My thesis consisted of investigating the flux on metals out of the sediments in South San Francisco Estuary. Trace metals can be very toxic to many animal species and biaccumulate up the food chain into species that are consumed by humans. Many people utilize the Estuary as a source of sustinance yet they are contaminating themselves in the process. Understanding they cycling of these contaminants in the Estuary will enable us to better control the fate of all inhabitants in and around the area. Recycle for LIFE!.


Tamara Voss
Graduated:
2002
Thesis:
Dendraster excentricus distribution in Monterey Bay, California


K. Brynie Kaplan
Graduated: 2000
Thesis: The invasive asan clam potaocorbula amurensis: potential effects on geochemical flux in South San Francisco Bay, California.

Brynie looked at the filtering efficiency of the asian clam Potamocorbula amerensis in San Francisco Bay.


Encarney Trubea
Graduated: 1999
Thesis: Arsenic Fluxes at the sediment-water interface in San Francisco Bay.

Encarney’s thesis consisted of investigating the Chemical and biological mechanisms that control the precipitation and dissolution of arsenic, a redox-sensitive metalloid toxin, at the sediment-water interface in the South San Francisco Bay are described.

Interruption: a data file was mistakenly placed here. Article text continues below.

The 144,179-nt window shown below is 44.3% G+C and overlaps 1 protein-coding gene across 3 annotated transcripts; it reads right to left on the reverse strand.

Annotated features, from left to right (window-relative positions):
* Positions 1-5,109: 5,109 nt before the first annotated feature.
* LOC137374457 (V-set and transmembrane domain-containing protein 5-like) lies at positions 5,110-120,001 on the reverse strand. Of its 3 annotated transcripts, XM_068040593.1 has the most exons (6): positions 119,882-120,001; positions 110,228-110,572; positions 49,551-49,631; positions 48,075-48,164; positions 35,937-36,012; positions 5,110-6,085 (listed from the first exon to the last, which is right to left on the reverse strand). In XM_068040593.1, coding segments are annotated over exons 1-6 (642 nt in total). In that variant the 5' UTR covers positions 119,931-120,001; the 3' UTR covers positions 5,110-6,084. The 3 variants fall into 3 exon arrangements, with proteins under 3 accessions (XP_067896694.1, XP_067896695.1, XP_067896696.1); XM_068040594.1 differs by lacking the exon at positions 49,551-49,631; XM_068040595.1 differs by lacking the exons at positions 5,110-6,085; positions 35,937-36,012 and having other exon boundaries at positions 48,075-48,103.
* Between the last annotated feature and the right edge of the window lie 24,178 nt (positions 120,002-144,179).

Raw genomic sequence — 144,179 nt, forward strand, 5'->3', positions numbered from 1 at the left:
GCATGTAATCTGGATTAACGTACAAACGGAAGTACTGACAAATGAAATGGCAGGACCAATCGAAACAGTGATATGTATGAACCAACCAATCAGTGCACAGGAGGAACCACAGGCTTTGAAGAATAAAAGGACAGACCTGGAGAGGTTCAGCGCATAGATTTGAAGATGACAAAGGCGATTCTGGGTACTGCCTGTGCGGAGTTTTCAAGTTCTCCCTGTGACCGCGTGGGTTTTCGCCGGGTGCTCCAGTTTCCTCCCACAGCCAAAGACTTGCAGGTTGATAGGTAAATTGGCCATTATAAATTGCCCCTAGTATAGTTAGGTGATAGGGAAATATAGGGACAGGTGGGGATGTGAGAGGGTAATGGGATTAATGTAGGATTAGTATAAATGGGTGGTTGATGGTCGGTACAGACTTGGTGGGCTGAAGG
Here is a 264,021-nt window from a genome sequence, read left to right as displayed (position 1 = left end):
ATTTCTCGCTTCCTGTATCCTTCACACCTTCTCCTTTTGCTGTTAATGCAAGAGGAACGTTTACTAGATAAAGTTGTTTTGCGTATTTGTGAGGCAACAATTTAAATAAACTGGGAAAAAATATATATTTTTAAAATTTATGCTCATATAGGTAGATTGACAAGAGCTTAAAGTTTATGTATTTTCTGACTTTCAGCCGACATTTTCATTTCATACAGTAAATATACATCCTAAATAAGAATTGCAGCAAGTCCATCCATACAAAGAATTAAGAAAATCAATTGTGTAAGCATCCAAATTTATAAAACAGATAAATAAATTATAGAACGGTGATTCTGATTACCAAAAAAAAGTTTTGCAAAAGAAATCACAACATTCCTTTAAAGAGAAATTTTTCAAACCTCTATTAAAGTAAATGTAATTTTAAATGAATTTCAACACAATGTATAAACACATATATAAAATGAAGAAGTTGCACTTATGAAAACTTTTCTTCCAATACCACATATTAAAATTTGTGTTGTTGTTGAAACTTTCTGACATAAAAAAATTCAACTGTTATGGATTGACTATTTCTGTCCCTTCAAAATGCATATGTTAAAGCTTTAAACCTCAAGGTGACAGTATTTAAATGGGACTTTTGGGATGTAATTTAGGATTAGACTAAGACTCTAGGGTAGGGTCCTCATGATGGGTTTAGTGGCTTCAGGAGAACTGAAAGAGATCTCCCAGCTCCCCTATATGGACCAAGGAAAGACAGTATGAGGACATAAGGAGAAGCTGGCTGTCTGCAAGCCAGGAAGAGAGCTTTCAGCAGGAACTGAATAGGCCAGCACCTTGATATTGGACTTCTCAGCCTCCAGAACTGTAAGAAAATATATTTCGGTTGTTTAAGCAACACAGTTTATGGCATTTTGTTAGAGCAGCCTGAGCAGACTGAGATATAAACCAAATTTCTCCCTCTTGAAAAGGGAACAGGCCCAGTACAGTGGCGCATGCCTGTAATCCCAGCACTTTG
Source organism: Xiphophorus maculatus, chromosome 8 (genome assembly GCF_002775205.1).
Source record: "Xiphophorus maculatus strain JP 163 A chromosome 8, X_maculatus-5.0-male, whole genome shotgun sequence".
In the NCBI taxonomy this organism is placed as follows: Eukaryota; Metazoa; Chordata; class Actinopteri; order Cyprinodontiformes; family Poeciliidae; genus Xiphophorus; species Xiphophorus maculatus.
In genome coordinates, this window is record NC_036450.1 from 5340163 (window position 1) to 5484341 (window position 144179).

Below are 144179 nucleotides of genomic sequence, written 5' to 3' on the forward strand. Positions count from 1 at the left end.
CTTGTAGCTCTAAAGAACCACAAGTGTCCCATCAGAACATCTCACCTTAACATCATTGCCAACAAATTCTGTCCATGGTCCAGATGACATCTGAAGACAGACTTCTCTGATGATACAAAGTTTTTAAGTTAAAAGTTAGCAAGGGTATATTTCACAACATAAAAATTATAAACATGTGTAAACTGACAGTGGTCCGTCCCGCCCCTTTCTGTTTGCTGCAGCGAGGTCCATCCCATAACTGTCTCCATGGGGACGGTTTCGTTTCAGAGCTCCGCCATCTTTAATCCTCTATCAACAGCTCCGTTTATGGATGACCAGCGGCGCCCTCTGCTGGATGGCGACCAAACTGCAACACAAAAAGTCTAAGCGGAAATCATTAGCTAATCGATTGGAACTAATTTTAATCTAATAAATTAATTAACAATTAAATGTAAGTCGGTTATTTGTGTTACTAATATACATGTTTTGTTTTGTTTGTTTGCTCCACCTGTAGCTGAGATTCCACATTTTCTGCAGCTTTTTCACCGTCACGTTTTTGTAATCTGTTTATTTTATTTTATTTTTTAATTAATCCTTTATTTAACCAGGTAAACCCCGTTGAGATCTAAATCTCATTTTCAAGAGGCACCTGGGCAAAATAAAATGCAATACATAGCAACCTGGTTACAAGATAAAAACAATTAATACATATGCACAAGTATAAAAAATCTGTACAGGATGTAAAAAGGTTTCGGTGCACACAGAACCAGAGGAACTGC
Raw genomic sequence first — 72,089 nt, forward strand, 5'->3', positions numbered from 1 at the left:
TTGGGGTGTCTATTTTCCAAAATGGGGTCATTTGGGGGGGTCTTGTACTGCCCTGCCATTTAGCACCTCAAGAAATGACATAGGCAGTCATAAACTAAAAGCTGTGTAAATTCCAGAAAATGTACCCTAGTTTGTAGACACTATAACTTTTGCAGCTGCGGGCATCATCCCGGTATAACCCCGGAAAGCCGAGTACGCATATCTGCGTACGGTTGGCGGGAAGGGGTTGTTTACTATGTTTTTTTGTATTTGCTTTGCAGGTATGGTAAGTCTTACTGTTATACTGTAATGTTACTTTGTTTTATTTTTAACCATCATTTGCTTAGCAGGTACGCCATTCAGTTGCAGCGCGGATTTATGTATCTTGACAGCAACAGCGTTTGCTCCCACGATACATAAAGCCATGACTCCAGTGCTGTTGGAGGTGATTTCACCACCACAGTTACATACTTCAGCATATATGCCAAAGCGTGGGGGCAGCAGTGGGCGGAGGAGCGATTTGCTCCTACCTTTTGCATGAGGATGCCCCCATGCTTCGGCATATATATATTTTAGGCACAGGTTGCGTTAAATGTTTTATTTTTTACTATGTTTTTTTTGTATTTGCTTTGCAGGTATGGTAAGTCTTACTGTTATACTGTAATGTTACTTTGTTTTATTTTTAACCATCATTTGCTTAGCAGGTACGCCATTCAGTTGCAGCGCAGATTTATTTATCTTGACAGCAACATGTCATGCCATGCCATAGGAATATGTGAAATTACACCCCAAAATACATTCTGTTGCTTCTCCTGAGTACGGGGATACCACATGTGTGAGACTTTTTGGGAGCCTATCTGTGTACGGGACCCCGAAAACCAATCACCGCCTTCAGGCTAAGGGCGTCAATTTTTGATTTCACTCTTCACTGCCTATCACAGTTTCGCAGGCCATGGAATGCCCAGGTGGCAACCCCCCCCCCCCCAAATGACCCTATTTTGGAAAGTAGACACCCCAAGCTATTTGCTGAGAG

Brian Frantz
Graduated: 1999
Thesis: Growth Rate and Potential Climate Record From a Rhodolith Using 14C Accelerator Mass Spectrometry

Rhodoliths, free-living calcareous red algae, create large and diverse habitats worldwide. Although these plants are abundant and ecologically important, little is known about their growth rate. We determined the growth rate for an individual rhodolith, Lithothamnium crassiusculum, from the southern Gulf of California through 14C analysis using Accelerator Mass Spectrometry (AMS). The growth rate was calibrated against the isotopic signature of a coral (Porites panamensis) with known growth rate. The comparison of “bomb” radiocarbon from this coral with an 18O based growth rate to the “bomb” radiocarbon record of the rhodolith indicated a rhodolith radial growth rate of 0.6 mm/yr. This growth rate suggests large L. crassiusculum, which have been found with radii in excess of 6 cm, may live over 100 years. Since rhodolith beds form important habitats for other species, this growth rate indicates recovery from disturbances will be slow. Declines in the ?14C record associated with the large El Nino events of 1957, 1982, and 1992 indicate 14C analysis may identify large past climatic events. The ability to determine past climate changes through AMS 14C analysis of rhodoliths would increase the geographic range of available climate records from the tropical oceans to the entire global ocean and potentially allow for the determination of paleoclimate from rhodoliths in fossil beds.